It is perhaps no coincidence that the new government, with its statement of priorities putting low energy bills front and centre, should have decided to raise its forecast for green power spending, perhaps as a prelude to further limits on renewables.
A 2011 Treasury document explains the consequences if forecast spend would breach the cap:
“The Treasury will need to be satisfied that there is a robust, agreed plan in place to bring spend back down to within the cap, even where forecasts remain within the acceptable headroom.”
The cap itself could also be changed. There is a “strong presumption” that this should happen as part of a government spending review – one is due this autumn. A reduction in the cap to 2020/21 would be impractical, since so much of that budget is already committed, and the last government said it was committed to avoiding retrospective changes in support.
“Hopefully, it won’t involve reneging on existing commitments, but you’ve got to assume government will do something.”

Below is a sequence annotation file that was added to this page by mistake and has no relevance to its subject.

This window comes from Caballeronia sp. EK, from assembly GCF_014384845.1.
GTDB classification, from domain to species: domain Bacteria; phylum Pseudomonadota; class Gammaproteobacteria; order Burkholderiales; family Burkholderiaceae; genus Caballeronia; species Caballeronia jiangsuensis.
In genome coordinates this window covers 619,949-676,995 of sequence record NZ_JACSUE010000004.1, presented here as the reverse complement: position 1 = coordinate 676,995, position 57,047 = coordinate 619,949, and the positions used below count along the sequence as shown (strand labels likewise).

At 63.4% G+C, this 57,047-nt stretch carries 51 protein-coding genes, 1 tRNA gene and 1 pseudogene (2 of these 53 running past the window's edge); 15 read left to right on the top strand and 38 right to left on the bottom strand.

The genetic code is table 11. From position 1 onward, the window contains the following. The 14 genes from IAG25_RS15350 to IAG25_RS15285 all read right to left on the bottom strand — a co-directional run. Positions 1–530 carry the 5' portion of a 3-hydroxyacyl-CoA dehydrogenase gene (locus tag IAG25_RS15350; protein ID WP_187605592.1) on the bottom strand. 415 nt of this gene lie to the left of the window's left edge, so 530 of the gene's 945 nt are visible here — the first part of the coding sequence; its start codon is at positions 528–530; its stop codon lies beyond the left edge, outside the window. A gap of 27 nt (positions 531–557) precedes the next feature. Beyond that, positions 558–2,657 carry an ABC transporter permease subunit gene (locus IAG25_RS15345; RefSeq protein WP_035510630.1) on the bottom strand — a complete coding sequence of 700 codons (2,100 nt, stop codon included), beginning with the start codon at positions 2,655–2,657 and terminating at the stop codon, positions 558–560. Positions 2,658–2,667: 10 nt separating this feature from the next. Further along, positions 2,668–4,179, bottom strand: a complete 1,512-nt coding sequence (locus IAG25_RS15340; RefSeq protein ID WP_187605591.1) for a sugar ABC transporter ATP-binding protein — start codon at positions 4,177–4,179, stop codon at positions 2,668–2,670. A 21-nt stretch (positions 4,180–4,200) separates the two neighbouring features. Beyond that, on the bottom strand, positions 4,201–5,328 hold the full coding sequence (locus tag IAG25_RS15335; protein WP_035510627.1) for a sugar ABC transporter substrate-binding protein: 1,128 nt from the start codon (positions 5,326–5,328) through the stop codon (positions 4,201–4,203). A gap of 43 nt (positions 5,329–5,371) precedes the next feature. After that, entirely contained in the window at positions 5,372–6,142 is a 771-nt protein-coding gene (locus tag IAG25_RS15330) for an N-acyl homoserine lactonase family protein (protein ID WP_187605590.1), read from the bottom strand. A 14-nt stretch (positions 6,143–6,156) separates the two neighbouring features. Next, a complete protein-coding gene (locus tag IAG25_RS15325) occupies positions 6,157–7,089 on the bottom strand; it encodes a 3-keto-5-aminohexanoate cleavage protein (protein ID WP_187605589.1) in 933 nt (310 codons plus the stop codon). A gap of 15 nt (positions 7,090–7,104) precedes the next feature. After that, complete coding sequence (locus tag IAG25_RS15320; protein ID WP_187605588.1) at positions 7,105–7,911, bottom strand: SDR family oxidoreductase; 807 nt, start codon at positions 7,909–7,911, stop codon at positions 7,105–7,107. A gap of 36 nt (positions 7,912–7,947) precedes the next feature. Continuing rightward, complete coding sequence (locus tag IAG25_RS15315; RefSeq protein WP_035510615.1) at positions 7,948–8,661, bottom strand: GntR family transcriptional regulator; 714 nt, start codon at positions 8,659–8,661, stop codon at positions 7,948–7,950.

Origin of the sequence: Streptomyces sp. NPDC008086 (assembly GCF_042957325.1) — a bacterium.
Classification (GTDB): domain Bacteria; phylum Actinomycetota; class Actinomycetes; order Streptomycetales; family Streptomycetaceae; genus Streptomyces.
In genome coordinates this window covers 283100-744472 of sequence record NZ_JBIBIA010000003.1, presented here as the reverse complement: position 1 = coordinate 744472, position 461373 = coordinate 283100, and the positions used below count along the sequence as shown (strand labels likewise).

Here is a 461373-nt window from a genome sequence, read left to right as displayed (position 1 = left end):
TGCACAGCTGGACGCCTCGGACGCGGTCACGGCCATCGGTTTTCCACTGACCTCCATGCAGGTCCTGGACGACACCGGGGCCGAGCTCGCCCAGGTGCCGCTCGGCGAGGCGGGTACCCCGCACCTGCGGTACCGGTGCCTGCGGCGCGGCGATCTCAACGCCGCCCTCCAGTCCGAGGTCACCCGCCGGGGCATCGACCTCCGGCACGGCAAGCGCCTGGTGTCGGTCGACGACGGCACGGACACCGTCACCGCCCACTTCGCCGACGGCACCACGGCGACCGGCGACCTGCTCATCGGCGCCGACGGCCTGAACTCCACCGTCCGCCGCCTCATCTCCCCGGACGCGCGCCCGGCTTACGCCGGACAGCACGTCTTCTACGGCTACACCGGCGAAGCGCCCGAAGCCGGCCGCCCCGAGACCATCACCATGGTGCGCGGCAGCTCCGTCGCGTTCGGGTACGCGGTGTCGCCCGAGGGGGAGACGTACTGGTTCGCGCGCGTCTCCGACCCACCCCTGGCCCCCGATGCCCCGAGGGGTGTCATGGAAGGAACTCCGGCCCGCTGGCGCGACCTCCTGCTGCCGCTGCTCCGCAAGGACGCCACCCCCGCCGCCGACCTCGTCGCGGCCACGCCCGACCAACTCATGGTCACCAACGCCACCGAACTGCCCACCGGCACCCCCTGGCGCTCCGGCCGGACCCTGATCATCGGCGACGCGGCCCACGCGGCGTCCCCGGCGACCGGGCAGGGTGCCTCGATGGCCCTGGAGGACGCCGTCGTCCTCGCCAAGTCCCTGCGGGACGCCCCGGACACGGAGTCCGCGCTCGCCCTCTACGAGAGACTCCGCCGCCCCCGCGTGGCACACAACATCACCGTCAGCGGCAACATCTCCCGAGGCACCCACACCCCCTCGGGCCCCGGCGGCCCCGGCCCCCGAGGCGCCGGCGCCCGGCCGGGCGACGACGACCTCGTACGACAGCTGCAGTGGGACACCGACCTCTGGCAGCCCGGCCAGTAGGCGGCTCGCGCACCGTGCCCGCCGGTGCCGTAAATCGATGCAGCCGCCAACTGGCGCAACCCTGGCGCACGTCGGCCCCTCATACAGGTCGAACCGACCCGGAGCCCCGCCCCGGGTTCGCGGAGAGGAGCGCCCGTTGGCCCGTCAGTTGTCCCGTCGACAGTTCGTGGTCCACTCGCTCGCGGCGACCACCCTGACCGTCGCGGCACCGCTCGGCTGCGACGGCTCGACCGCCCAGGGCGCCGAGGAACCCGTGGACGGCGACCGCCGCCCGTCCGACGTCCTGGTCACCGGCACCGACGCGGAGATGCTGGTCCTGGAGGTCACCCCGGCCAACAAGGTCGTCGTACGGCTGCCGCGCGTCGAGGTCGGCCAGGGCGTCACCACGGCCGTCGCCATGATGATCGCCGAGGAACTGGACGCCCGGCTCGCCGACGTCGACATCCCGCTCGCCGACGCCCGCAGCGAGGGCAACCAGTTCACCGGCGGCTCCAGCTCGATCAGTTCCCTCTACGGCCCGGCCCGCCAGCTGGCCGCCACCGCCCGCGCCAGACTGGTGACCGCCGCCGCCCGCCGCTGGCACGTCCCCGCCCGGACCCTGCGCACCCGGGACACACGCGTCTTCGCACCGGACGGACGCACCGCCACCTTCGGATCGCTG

Whatever government decides to do in the short term, perhaps a bigger factor for investor certainty is the long-term future of the LCF, with no budget cap for the 2020s yet agreed. A CCC spokesperson tells Carbon Brief:
“Our recommendation is that government should ensure industry can invest with at least a 10-year lead time. This reflects the committee’s view that committing to an LCF beyond 2020 is the key priority.”
The CCC wants the post-2020 LCF to be agreed by early next year. The decision could overlap with debate over the UK’s fifth carbon budget, with the CCC due to publish its advice in December. This risks tying concerns over the future costs of supporting low-carbon energy to debate over carbon budget ambition.